It’s all about how much you’re able to pay before you can drop your favorite knife in ten feet of clear water too cold for swimming, without feeling horribly sad as you stare at it laying down there on the gravel. Knives are as much art as tool today, and people like me grow unexplainably fond of a good knife, regardless of price. Still, if you’ve paid several hundred dollars for a custom blade with a handle of polished myrtle burl and incredible cross-hatched inlay on the spine, maybe you shouldn’t use it to pry open a split sinker on a morning when your fingers are too cold to work right. I’m afraid to go wading in most bodies of water today unless I have really stout boots on, just because of all the sharp things I personally have dropped, never mind the sharp things others have dropped. A good fishing knife should be cheap, because you probably won’t have it for too long. Wrist lanyards help a lot, but don’t always avert disaster, and cold hands can drop a knife while fumbling with the lanyard as easily as when working on a problem. A “nothing fancy” knife does as good a job as a piece of art does, without that terrible sense of wasted profit when it disappears into Davy Jones’s tackle box. Leave the heirlooms on the shelf at home.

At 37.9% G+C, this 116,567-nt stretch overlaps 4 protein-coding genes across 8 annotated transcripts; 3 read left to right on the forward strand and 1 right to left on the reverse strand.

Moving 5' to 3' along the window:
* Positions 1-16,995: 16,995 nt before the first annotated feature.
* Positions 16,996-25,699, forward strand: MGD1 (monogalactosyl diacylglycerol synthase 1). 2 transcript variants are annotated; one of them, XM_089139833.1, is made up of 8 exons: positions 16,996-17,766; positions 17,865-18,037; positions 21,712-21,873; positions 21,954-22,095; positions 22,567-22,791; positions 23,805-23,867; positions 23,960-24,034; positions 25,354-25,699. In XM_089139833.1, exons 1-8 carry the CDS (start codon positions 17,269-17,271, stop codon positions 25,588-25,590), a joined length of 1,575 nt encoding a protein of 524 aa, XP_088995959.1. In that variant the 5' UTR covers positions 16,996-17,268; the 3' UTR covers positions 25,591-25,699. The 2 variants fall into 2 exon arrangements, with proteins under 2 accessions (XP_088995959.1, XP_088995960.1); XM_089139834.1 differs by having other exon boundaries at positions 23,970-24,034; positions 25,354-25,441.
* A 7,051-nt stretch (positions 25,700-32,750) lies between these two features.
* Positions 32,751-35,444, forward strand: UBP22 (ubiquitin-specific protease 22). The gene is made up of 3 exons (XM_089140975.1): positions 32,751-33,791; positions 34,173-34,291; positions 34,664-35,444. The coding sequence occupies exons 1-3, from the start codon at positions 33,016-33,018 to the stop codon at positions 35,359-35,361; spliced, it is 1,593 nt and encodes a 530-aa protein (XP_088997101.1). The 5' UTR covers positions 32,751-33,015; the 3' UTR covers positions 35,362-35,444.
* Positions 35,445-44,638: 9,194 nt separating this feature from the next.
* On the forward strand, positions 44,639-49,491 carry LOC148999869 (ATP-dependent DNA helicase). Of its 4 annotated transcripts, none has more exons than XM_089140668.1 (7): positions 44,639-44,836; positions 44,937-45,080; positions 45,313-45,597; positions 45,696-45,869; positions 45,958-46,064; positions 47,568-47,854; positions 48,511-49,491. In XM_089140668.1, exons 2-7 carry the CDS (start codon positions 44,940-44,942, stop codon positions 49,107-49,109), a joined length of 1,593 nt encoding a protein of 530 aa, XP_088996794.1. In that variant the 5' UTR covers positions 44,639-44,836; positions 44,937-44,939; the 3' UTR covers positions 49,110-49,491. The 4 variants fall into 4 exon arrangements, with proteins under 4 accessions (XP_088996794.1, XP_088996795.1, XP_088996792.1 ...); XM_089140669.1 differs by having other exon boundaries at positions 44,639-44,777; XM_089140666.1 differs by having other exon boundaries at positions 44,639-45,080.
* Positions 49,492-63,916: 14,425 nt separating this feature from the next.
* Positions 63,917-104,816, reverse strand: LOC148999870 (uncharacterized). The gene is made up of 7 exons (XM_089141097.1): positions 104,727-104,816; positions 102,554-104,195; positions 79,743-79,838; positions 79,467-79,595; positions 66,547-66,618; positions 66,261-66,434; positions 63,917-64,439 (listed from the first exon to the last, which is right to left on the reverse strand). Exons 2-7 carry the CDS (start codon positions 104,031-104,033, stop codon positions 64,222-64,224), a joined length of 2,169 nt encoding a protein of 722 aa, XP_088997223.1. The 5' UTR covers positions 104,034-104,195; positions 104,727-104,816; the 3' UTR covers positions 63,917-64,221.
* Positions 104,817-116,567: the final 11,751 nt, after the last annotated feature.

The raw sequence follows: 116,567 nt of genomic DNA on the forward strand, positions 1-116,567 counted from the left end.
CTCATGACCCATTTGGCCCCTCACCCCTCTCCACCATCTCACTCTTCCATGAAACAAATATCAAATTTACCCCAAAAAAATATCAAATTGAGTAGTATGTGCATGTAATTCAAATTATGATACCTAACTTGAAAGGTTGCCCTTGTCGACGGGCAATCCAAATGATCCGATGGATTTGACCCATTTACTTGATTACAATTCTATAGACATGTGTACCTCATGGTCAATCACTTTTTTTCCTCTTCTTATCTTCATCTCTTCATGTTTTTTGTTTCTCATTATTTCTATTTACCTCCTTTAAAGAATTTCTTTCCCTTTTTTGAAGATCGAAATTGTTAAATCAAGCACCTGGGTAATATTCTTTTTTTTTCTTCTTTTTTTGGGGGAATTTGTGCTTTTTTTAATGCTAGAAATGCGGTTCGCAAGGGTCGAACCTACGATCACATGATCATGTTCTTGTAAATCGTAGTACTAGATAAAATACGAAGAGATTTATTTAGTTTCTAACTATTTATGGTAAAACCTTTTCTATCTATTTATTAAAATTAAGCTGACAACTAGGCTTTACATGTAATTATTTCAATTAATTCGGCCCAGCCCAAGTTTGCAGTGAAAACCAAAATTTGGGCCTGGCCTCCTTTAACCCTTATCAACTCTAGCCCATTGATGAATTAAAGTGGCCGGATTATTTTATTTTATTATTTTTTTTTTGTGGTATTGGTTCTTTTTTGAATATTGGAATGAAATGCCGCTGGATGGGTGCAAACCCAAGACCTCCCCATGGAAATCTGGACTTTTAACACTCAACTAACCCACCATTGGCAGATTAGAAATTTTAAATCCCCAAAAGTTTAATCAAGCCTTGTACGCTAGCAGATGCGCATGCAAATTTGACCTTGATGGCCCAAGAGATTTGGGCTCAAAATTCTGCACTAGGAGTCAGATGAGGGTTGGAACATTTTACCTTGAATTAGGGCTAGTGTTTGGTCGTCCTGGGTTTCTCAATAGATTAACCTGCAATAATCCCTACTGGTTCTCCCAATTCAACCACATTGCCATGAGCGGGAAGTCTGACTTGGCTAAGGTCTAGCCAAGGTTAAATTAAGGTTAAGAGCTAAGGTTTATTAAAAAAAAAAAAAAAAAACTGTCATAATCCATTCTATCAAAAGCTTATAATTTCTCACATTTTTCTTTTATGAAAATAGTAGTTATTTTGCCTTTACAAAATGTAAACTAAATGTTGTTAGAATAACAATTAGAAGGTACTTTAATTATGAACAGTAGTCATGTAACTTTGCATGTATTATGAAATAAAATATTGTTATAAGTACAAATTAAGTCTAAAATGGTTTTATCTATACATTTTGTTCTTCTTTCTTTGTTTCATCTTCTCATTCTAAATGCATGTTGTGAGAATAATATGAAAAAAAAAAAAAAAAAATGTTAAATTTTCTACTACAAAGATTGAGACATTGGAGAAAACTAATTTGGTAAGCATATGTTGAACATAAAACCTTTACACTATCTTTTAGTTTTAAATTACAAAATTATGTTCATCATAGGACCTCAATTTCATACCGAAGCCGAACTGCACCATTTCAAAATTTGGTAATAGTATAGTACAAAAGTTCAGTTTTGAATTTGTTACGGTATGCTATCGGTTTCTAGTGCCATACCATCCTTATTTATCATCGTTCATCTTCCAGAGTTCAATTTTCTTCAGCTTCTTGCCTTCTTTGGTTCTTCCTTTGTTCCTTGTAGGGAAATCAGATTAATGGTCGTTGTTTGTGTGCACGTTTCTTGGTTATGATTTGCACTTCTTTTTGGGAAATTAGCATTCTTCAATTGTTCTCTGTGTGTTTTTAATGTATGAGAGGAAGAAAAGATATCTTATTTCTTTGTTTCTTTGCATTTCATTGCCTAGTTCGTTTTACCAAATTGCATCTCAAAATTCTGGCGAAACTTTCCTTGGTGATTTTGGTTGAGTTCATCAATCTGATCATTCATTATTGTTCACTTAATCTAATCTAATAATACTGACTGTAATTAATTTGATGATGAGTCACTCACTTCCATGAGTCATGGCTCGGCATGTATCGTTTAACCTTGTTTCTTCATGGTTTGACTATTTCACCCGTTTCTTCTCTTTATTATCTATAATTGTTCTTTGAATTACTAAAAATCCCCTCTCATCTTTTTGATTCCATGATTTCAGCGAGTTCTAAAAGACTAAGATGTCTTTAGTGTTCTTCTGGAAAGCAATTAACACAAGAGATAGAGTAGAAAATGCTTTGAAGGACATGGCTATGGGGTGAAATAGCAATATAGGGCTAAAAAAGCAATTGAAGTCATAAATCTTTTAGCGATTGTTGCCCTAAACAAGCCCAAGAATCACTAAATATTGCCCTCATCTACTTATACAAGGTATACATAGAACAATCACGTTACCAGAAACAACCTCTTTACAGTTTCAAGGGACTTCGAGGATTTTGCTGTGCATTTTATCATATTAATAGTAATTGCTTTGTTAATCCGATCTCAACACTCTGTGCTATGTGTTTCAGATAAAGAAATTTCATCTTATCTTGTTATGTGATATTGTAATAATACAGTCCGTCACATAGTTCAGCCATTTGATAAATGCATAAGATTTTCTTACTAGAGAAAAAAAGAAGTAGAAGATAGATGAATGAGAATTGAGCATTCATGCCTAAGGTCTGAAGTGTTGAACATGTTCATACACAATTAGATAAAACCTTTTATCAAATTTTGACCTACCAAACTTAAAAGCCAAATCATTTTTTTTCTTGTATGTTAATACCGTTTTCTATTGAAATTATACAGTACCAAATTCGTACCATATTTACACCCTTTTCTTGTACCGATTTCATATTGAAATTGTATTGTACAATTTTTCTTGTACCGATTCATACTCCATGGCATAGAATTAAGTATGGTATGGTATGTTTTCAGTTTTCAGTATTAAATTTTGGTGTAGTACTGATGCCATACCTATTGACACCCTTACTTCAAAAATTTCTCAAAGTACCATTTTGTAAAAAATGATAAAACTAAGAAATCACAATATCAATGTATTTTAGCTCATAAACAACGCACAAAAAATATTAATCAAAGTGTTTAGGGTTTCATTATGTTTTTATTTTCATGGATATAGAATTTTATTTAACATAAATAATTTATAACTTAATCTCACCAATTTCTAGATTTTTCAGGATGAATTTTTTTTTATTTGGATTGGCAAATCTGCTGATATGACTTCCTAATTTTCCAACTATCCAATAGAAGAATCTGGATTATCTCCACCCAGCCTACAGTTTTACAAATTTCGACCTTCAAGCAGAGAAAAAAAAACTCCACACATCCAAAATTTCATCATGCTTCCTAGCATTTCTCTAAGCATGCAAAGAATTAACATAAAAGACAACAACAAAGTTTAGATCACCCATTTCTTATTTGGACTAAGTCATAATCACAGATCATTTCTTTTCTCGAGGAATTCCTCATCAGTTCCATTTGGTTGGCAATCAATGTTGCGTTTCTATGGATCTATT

Knives shouldn’t have all that other stuff riveted to them. Knives work much better when tailored to knife uses, and I can say the same about long-nose pliers. A good pair of long-nosed pliers is handier than a knife for freeing hooks, clipping the ends of mono-filament, and crimping sinkers. Neither one works very well if you have to take a reel apart or tinker with an outboard motor. If you depend on hardware and engines to get you places, carry a tool kit to match. I usually sail or paddle, and there’s only one size of nut on my canoe. I carry a wrench for that.
One cold and nasty Spring night in the Ozarks I was dozing on shore in my tent waiting for morning and heard somebody out on the lake in that breezy freezing mist complaining about the weather and making boat noises. I didn’t think much about it at the time, except that the fishing must be almost good enough to get me out there. There was a lot of nearly hysterical laughter and shouts about “It’s sooooo cold!” but nothing out of place for a night of determined angling.
In the morning I went down to the lakeshore to splash water on my face and found a pontoon boat there, with two odd lumps of carpet on deck and nobody about. I still didn’t think it strange and went about my morning routine until the lumps began moving slowly and a man and woman dressed in swimsuits and advanced hypothermia peered out.
Between us we had one multi-tool and that was mine. I drove them thirty miles to the next town to get tools that would actually fit the outboard. Pocket multi-tools will fix nearly anything that doesn’t contain breakable or moving parts. For real problems, bring real tools.